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This is related to readjustment of the sibilant consonants that took place during the XVIth and XVIIth century, giving the origin of the consonantal current system of the Spanish language. The [s] advanced his point of joint towards the interdental fricative deaf sound (/θ/). Some dialects didn't change this sound (Andalucía, Canarias, America). So Or ...


No, that's a bad transcription. The actual word being sung is sucieza, which isn't proper Spanish also, but it's derived from sucio [dirty]. So the line: Te ha jugado una sucieza no merece tu perdón. can be roughly translated as: She played you dirty, she doesn't deserve your forgiveness.


The animal called in english as "gopher" is called in spanish tuzas, taltuzas o ratas de abazones. You can check Wikipedia and read this: Gophers are endemic to North and Central America. So no, there are no gophers in Spain, nor in most of latin America. This is why the translator chose a better known animal, the well known squirrel we all ...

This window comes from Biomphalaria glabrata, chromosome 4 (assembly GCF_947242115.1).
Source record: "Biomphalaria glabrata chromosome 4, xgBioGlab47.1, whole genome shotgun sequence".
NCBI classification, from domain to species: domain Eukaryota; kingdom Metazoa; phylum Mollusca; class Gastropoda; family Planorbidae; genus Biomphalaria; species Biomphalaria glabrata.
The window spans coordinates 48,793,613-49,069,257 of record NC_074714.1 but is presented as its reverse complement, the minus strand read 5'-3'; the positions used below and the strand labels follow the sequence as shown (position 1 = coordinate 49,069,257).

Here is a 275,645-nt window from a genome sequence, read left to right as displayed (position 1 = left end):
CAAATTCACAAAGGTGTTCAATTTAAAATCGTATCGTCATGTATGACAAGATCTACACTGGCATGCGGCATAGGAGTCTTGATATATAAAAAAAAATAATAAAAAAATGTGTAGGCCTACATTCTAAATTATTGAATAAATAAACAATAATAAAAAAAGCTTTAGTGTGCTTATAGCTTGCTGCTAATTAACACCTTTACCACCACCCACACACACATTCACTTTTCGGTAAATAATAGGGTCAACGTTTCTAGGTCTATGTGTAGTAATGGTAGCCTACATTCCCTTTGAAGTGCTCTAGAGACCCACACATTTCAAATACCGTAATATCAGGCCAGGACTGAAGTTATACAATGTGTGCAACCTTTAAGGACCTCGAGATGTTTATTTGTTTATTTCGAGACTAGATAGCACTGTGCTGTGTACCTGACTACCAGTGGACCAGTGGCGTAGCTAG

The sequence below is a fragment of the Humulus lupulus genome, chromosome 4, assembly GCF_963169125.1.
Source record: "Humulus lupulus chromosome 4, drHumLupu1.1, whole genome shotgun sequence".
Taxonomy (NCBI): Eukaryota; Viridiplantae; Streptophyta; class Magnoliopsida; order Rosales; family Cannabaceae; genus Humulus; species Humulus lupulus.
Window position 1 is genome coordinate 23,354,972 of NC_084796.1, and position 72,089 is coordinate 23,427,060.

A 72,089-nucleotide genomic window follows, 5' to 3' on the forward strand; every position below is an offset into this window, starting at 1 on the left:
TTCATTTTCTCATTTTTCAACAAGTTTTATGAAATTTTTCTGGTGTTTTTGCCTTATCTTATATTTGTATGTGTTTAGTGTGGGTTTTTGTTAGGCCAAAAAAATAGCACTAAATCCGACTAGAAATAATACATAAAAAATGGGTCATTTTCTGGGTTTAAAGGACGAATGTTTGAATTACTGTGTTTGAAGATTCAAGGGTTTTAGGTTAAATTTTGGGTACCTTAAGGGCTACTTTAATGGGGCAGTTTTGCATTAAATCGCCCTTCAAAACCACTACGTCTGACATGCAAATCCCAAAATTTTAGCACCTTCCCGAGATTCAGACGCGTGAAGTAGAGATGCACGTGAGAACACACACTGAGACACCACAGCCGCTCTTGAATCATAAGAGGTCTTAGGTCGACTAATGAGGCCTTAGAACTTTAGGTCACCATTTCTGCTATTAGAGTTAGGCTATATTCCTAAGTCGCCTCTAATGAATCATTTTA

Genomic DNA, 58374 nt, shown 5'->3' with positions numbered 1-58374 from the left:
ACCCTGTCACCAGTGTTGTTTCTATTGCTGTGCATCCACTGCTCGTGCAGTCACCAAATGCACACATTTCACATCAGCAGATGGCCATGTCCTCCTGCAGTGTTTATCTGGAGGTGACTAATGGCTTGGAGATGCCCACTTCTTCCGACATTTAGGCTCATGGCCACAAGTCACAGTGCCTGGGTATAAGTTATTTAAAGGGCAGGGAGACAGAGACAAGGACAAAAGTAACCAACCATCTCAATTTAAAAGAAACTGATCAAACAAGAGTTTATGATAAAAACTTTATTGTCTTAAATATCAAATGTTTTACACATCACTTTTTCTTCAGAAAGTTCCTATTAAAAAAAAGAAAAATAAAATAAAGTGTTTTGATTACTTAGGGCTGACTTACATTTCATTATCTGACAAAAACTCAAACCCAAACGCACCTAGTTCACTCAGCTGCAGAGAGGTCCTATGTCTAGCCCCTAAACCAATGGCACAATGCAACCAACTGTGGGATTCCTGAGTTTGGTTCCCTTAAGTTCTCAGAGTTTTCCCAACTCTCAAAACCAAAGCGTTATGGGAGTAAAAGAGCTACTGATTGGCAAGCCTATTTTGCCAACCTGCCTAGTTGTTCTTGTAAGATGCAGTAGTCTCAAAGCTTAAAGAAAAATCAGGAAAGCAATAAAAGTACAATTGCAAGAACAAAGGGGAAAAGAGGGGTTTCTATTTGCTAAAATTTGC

Debido a la expansión después de la reconquista (1492) hacia el sur por parte de Castilla, mientras que la Corona de Aragon lo hacia al mar Mediterráneo (conquista del Reino de Napoles en 1504) recuerdo el papel de los Andaluces en Sudamerica. Como se comenta en otra respuesta el seseo es un rasgo y presente en la comunidad Andaluza y Canaria. Hay una ...


As already said, it's not proper Spanish. The proper noun derived from adjective "sucio" would be "suciedad". Even then, one wouldn't say it like that. Perhaps "Te ha jugado una vileza" or "Te ha jugado una mala pasada".

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